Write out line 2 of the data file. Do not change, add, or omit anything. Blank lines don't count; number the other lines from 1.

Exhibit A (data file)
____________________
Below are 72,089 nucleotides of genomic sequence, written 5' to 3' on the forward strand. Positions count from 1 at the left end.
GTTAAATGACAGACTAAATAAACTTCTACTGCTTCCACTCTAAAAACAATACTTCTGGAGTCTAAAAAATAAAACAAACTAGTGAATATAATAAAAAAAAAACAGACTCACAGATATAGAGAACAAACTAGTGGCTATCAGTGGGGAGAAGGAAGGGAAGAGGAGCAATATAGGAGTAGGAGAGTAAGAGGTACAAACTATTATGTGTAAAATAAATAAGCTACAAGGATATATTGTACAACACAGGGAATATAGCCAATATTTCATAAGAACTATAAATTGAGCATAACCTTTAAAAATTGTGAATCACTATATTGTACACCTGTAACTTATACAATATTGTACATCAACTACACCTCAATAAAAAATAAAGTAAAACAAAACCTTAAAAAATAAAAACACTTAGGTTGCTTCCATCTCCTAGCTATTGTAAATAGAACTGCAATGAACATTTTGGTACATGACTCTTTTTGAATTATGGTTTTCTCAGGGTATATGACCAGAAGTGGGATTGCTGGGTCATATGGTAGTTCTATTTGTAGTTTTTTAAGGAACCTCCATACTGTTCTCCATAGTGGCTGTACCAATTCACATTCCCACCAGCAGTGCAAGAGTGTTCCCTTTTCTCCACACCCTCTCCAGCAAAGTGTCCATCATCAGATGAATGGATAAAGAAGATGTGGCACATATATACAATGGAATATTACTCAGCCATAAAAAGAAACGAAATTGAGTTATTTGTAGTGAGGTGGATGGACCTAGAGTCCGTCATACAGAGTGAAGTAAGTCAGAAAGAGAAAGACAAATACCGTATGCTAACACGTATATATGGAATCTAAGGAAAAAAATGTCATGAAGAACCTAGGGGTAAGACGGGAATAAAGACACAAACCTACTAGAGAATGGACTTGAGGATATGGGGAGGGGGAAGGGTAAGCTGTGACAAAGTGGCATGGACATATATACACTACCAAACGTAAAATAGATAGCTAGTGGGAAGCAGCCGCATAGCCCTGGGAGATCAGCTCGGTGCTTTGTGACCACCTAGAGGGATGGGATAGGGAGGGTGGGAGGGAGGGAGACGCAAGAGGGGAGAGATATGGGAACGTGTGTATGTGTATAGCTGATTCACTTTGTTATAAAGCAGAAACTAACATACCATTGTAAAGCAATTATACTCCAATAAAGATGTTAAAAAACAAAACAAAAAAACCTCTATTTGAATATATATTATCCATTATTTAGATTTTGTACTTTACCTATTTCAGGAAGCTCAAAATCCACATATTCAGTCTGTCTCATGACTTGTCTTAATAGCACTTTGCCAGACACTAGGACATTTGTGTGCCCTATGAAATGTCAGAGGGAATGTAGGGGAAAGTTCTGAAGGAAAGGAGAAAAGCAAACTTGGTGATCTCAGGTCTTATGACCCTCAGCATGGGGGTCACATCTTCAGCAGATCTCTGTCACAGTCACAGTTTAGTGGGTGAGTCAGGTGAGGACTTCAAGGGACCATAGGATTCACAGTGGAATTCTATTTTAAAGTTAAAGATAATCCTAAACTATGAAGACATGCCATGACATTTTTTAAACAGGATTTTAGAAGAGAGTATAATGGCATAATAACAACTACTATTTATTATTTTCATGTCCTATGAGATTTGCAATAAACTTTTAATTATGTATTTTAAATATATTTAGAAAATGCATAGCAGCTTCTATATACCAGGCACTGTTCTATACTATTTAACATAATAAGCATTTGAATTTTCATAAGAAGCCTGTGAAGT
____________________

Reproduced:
GTTAAATGACAGACTAAATAAACTTCTACTGCTTCCACTCTAAAAACAATACTTCTGGAGTCTAAAAAATAAAACAAACTAGTGAATATAATAAAAAAAAAACAGACTCACAGATATAGAGAACAAACTAGTGGCTATCAGTGGGGAGAAGGAAGGGAAGAGGAGCAATATAGGAGTAGGAGAGTAAGAGGTACAAACTATTATGTGTAAAATAAATAAGCTACAAGGATATATTGTACAACACAGGGAATATAGCCAATATTTCATAAGAACTATAAATTGAGCATAACCTTTAAAAATTGTGAATCACTATATTGTACACCTGTAACTTATACAATATTGTACATCAACTACACCTCAATAAAAAATAAAGTAAAACAAAACCTTAAAAAATAAAAACACTTAGGTTGCTTCCATCTCCTAGCTATTGTAAATAGAACTGCAATGAACATTTTGGTACATGACTCTTTTTGAATTATGGTTTTCTCAGGGTATATGACCAGAAGTGGGATTGCTGGGTCATATGGTAGTTCTATTTGTAGTTTTTTAAGGAACCTCCATACTGTTCTCCATAGTGGCTGTACCAATTCACATTCCCACCAGCAGTGCAAGAGTGTTCCCTTTTCTCCACACCCTCTCCAGCAAAGTGTCCATCATCAGATGAATGGATAAAGAAGATGTGGCACATATATACAATGGAATATTACTCAGCCATAAAAAGAAACGAAATTGAGTTATTTGTAGTGAGGTGGATGGACCTAGAGTCCGTCATACAGAGTGAAGTAAGTCAGAAAGAGAAAGACAAATACCGTATGCTAACACGTATATATGGAATCTAAGGAAAAAAATGTCATGAAGAACCTAGGGGTAAGACGGGAATAAAGACACAAACCTACTAGAGAATGGACTTGAGGATATGGGGAGGGGGAAGGGTAAGCTGTGACAAAGTGGCATGGACATATATACACTACCAAACGTAAAATAGATAGCTAGTGGGAAGCAGCCGCATAGCCCTGGGAGATCAGCTCGGTGCTTTGTGACCACCTAGAGGGATGGGATAGGGAGGGTGGGAGGGAGGGAGACGCAAGAGGGGAGAGATATGGGAACGTGTGTATGTGTATAGCTGATTCACTTTGTTATAAAGCAGAAACTAACATACCATTGTAAAGCAATTATACTCCAATAAAGATGTTAAAAAACAAAACAAAAAAACCTCTATTTGAATATATATTATCCATTATTTAGATTTTGTACTTTACCTATTTCAGGAAGCTCAAAATCCACATATTCAGTCTGTCTCATGACTTGTCTTAATAGCACTTTGCCAGACACTAGGACATTTGTGTGCCCTATGAAATGTCAGAGGGAATGTAGGGGAAAGTTCTGAAGGAAAGGAGAAAAGCAAACTTGGTGATCTCAGGTCTTATGACCCTCAGCATGGGGGTCACATCTTCAGCAGATCTCTGTCACAGTCACAGTTTAGTGGGTGAGTCAGGTGAGGACTTCAAGGGACCATAGGATTCACAGTGGAATTCTATTTTAAAGTTAAAGATAATCCTAAACTATGAAGACATGCCATGACATTTTTTAAACAGGATTTTAGAAGAGAGTATAATGGCATAATAACAACTACTATTTATTATTTTCATGTCCTATGAGATTTGCAATAAACTTTTAATTATGTATTTTAAATATATTTAGAAAATGCATAGCAGCTTCTATATACCAGGCACTGTTCTATACTATTTAACATAATAAGCATTTGAATTTTCATAAGAAGCCTGTGAAGT